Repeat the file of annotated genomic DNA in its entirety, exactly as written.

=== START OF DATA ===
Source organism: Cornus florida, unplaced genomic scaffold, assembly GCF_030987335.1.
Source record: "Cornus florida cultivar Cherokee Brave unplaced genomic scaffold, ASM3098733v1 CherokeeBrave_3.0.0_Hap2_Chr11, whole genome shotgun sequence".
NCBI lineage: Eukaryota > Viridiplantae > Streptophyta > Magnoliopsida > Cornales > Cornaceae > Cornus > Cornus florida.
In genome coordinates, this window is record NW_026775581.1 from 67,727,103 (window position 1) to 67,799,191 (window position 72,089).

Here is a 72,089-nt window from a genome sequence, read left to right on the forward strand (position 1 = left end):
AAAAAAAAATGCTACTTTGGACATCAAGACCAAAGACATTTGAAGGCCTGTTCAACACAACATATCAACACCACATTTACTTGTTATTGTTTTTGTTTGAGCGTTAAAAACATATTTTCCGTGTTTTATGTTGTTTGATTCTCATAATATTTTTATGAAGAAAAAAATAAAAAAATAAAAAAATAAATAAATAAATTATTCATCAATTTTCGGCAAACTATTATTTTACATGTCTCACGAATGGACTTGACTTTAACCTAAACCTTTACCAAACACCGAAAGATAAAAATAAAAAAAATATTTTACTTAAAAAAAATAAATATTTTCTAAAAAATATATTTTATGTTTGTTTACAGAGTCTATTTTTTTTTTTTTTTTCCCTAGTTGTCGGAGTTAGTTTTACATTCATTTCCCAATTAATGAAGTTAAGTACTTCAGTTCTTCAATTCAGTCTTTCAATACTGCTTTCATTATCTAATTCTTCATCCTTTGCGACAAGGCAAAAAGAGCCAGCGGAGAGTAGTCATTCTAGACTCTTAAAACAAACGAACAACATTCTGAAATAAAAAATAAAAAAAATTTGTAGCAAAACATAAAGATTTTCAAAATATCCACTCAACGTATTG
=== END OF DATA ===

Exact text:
Source organism: Cornus florida, unplaced genomic scaffold, assembly GCF_030987335.1.
Source record: "Cornus florida cultivar Cherokee Brave unplaced genomic scaffold, ASM3098733v1 CherokeeBrave_3.0.0_Hap2_Chr11, whole genome shotgun sequence".
NCBI lineage: Eukaryota > Viridiplantae > Streptophyta > Magnoliopsida > Cornales > Cornaceae > Cornus > Cornus florida.
In genome coordinates, this window is record NW_026775581.1 from 67,727,103 (window position 1) to 67,799,191 (window position 72,089).

Here is a 72,089-nt window from a genome sequence, read left to right on the forward strand (position 1 = left end):
AAAAAAAAATGCTACTTTGGACATCAAGACCAAAGACATTTGAAGGCCTGTTCAACACAACATATCAACACCACATTTACTTGTTATTGTTTTTGTTTGAGCGTTAAAAACATATTTTCCGTGTTTTATGTTGTTTGATTCTCATAATATTTTTATGAAGAAAAAAATAAAAAAATAAAAAAATAAATAAATAAATTATTCATCAATTTTCGGCAAACTATTATTTTACATGTCTCACGAATGGACTTGACTTTAACCTAAACCTTTACCAAACACCGAAAGATAAAAATAAAAAAAATATTTTACTTAAAAAAAATAAATATTTTCTAAAAAATATATTTTATGTTTGTTTACAGAGTCTATTTTTTTTTTTTTTTTCCCTAGTTGTCGGAGTTAGTTTTACATTCATTTCCCAATTAATGAAGTTAAGTACTTCAGTTCTTCAATTCAGTCTTTCAATACTGCTTTCATTATCTAATTCTTCATCCTTTGCGACAAGGCAAAAAGAGCCAGCGGAGAGTAGTCATTCTAGACTCTTAAAACAAACGAACAACATTCTGAAATAAAAAATAAAAAAAATTTGTAGCAAAACATAAAGATTTTCAAAATATCCACTCAACGTATTG